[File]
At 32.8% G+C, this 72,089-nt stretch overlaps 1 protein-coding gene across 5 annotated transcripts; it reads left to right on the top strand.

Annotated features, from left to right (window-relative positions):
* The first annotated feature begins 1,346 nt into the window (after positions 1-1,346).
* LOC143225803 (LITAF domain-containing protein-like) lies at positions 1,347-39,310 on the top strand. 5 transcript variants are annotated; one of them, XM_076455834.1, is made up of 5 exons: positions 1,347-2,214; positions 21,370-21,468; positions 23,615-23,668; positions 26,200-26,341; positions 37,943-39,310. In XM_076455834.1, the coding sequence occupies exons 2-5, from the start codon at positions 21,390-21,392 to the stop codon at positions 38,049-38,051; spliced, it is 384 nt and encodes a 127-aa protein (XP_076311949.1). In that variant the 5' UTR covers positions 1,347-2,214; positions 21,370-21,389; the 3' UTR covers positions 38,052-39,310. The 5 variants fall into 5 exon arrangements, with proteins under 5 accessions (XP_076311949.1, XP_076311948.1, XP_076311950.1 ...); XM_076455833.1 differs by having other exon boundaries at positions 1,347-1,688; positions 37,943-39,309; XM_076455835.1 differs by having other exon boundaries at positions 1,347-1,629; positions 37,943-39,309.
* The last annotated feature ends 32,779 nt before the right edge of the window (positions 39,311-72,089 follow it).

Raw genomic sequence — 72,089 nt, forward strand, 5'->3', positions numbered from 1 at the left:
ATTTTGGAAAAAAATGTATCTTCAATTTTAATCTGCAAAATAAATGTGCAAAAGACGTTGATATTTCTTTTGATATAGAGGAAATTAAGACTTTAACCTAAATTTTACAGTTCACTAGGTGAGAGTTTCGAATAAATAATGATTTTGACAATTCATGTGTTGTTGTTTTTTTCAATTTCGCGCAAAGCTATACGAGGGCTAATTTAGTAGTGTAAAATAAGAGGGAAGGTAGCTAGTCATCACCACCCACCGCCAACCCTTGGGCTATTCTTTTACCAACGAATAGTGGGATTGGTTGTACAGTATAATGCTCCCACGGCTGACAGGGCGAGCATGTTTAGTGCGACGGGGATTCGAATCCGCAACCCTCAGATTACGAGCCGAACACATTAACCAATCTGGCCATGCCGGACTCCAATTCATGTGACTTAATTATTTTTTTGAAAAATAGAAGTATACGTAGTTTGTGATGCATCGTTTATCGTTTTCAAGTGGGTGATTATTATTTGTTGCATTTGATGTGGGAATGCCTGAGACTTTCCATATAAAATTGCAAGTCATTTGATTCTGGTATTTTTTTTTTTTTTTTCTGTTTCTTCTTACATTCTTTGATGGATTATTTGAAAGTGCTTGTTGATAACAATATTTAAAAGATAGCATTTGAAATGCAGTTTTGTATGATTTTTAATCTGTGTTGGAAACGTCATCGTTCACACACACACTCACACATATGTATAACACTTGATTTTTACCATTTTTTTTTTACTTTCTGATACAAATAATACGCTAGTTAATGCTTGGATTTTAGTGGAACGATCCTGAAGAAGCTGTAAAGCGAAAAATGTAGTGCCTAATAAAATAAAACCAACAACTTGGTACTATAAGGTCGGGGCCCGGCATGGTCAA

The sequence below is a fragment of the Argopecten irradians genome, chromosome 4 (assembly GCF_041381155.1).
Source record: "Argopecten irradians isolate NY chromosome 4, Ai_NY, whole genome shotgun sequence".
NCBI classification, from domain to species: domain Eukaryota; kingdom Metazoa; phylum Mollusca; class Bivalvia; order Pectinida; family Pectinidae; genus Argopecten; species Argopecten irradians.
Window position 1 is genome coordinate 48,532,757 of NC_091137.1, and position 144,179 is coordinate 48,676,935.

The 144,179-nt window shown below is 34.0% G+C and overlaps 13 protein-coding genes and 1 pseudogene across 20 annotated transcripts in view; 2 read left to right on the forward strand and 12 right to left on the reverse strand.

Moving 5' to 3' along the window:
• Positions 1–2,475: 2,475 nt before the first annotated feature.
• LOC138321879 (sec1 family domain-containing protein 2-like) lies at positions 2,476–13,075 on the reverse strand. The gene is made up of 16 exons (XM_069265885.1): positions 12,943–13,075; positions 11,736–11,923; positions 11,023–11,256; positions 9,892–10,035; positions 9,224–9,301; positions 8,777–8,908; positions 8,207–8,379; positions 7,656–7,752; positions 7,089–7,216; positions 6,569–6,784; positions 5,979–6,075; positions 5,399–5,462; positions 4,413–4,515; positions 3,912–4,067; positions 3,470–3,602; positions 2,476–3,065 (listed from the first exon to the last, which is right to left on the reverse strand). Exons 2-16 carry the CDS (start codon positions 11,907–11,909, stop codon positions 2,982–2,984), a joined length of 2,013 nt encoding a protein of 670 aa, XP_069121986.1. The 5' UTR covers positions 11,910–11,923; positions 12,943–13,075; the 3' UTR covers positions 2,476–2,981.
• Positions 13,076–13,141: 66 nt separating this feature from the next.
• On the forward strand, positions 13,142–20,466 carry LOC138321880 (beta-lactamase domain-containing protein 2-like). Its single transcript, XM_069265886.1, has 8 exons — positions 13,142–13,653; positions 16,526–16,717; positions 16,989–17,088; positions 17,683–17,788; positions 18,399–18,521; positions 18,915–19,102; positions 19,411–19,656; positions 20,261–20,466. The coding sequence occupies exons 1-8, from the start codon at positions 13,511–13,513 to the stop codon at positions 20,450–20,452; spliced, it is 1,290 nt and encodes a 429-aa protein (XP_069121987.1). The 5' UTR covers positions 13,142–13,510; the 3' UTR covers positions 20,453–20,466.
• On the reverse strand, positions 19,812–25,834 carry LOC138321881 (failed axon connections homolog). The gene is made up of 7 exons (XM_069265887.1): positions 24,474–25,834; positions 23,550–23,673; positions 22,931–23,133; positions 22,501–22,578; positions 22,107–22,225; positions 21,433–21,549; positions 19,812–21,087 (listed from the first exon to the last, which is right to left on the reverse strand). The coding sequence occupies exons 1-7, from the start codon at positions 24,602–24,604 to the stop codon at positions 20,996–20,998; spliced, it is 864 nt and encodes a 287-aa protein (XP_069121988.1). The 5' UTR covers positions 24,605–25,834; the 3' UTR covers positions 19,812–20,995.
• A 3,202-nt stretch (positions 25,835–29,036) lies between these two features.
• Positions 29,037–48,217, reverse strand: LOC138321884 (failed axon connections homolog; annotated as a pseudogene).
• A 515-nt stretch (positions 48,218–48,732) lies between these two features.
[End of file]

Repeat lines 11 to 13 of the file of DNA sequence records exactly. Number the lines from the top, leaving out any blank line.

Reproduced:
Window position 1 is genome coordinate 48,532,757 of NC_091137.1, and position 144,179 is coordinate 48,676,935.

The 144,179-nt window shown below is 34.0% G+C and overlaps 13 protein-coding genes and 1 pseudogene across 20 annotated transcripts in view; 2 read left to right on the forward strand and 12 right to left on the reverse strand.

Moving 5' to 3' along the window: